The ISA regime needs simplification after various governments have stretched the brand too far, which results in what is likely to be a confusing picture for savers.
interactive investor is pleased to see AJ Bell this week campaigning on ISA simplification.
It echoes some of the points raised by interactive investor in our Spring Statement submission, made in February. interactive investor’s CEO Richard Wilson has reiterated these calls directly to Treasury this week.
interactive investor has argued that the ISA regime needs simplification after various governments have stretched the ISA brand too far, which results in what is likely to be a confusing picture for savers.
The platform has recommend consolidating the existing ISA choices to Stocks and Shares ISAs, Junior ISAs and Cash ISAs. It also thinks there is a financial education campaign to be done around ISAs. Too many people think they are a product in themselves rather than just being a tax wrapper.
Alice Guy, Head of Pensions and Savings, interactive investor, says: “The more investment wrappers placed in front of potential savers, the fewer of them will actually benefit from saving and investing for their future. For example, a 30 year old self-employed basic rate taxpayer who wishes to save for the future and may not yet know exactly what those future savings will be used for, must decide between five different ISA wrappers, from straightforward equity and cash ISAs, through to Help to Buy, Lifetime and Innovative Finance ISAs, before they even decide the specific investment they want to put in their savings arrangement.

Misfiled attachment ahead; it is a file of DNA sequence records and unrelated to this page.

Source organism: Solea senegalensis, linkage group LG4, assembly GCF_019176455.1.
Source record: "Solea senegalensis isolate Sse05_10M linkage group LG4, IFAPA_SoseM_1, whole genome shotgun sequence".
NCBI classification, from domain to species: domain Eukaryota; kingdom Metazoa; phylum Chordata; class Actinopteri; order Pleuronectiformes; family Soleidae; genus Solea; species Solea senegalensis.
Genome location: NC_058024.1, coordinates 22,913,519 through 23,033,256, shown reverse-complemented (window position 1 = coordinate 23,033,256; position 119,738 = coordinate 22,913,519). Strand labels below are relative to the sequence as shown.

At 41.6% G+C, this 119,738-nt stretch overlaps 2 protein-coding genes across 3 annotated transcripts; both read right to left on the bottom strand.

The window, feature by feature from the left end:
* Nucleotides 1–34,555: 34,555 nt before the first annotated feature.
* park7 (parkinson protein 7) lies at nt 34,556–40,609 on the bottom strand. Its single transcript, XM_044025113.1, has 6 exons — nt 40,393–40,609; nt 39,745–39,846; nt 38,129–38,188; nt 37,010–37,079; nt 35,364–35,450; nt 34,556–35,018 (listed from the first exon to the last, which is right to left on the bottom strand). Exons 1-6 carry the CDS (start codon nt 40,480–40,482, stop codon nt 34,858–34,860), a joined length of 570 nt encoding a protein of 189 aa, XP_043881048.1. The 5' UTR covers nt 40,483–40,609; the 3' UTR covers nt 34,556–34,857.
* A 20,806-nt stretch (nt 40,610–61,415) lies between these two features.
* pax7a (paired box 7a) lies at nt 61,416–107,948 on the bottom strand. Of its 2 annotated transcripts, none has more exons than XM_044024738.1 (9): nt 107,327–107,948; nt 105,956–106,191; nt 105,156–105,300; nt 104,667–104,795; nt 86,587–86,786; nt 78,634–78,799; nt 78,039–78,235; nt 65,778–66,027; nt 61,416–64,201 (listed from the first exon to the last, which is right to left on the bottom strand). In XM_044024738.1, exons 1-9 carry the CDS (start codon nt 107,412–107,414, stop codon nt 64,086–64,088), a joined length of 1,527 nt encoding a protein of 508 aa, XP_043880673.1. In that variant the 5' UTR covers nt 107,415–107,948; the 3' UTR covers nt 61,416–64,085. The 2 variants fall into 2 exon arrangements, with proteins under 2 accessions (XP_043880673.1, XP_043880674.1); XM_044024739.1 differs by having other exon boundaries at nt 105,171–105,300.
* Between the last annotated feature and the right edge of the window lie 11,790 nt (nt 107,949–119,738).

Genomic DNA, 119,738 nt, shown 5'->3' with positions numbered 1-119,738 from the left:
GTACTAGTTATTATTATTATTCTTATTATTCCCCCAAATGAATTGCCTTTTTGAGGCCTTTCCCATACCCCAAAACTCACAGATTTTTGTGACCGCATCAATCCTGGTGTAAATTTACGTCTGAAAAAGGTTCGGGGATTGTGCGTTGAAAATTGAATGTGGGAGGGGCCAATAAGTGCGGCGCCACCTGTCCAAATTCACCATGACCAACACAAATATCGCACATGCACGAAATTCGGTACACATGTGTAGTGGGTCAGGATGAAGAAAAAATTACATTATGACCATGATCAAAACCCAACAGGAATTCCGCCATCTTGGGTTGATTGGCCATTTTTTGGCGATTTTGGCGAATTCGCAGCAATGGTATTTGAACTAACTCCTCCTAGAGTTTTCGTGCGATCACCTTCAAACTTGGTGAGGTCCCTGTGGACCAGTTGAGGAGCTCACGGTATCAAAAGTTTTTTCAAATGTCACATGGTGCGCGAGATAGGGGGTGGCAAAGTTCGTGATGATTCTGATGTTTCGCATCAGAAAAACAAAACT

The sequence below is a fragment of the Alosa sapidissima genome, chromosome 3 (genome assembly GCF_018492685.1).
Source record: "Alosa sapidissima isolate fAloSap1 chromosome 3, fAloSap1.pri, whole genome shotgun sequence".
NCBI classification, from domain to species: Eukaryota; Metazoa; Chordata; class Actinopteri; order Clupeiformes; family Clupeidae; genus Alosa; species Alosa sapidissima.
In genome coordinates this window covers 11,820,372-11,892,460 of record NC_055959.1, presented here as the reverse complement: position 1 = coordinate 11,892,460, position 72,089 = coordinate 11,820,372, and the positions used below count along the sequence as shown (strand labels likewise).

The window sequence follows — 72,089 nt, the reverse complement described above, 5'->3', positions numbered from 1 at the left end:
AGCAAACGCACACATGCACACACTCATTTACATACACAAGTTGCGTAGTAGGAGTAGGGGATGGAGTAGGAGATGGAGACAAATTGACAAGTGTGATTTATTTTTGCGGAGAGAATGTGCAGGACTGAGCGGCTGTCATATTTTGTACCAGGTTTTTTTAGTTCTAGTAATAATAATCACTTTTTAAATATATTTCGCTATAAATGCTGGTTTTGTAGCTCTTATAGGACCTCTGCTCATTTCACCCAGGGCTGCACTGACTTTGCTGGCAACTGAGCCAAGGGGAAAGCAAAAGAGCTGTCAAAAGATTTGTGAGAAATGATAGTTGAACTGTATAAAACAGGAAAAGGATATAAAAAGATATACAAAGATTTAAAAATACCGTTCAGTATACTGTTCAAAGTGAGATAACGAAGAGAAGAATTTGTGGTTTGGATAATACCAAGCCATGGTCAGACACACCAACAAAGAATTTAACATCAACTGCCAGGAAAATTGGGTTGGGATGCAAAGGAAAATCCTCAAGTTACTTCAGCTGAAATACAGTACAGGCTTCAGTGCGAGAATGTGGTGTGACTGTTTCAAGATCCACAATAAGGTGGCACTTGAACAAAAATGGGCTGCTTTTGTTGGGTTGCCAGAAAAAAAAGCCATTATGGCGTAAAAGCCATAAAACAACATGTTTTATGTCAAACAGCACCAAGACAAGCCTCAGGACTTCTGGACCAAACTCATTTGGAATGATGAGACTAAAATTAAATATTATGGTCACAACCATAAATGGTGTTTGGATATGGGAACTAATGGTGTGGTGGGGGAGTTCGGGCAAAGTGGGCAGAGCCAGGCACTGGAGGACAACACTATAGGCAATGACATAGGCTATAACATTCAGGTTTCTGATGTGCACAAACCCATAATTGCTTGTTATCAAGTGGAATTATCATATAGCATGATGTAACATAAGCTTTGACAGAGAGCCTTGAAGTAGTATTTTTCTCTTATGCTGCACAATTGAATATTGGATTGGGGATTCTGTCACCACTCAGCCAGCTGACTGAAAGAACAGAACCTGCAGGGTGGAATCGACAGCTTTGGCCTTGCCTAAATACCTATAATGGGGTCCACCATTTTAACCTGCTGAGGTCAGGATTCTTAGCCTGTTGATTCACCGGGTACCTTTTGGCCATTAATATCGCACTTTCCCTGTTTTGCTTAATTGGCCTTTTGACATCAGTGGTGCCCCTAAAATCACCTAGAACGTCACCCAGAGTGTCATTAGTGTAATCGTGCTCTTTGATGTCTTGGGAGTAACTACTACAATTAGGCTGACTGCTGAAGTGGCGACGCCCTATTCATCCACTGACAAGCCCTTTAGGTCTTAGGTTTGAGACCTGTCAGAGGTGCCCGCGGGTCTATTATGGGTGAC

“We ask the government to consider simplifying the choices of ISA available. There is no consumer benefit to having multiple ISAs. We recommend consolidating the existing ISA choices to Stocks and Shares ISAs, Junior ISAs and cash ISAs.”
The Lifetime ISA
In ii’s February Spring Statement submission, interactive investor gave the LISA a special mention. It benefits from a top-up incentive from the government to help pay for either a house purchase or retirement. It was introduced at a particular moment in policy development but has never been built on; it sits as an anomaly, a halfway house between an ISA and a pension.
Were LISAs to be retired, in the spirit of ISA simplification, transition arrangements would need to be made for existing investors, however they will be reasonably straightforward and importantly, the longer this is left, the more complicated the transition arrangements will become.
If the government wishes to offer top-up incentives, for example for house purchase, it would be straightforward to create a set of rules for a back-end top-up which could be paid to an ISA investor at the moment when they withdraw funds to buy their first home. This would have the additional benefit of saving the Treasury money in the short term and also give the government of the day greater control in how and when it chooses to deliver any top-up payments in the future.
interactive investor also thinks it is unfair that customers can’t hold currency other than sterling in their ISA accounts (in contrast, they can hold multi currencies in their trading account and SIPP). This adds cost for those customers trading in international markets (who have to convert for every transaction) and also limits customers’ ability to take a position to reflect the strength of one world economy versus another. We think this is unfair.
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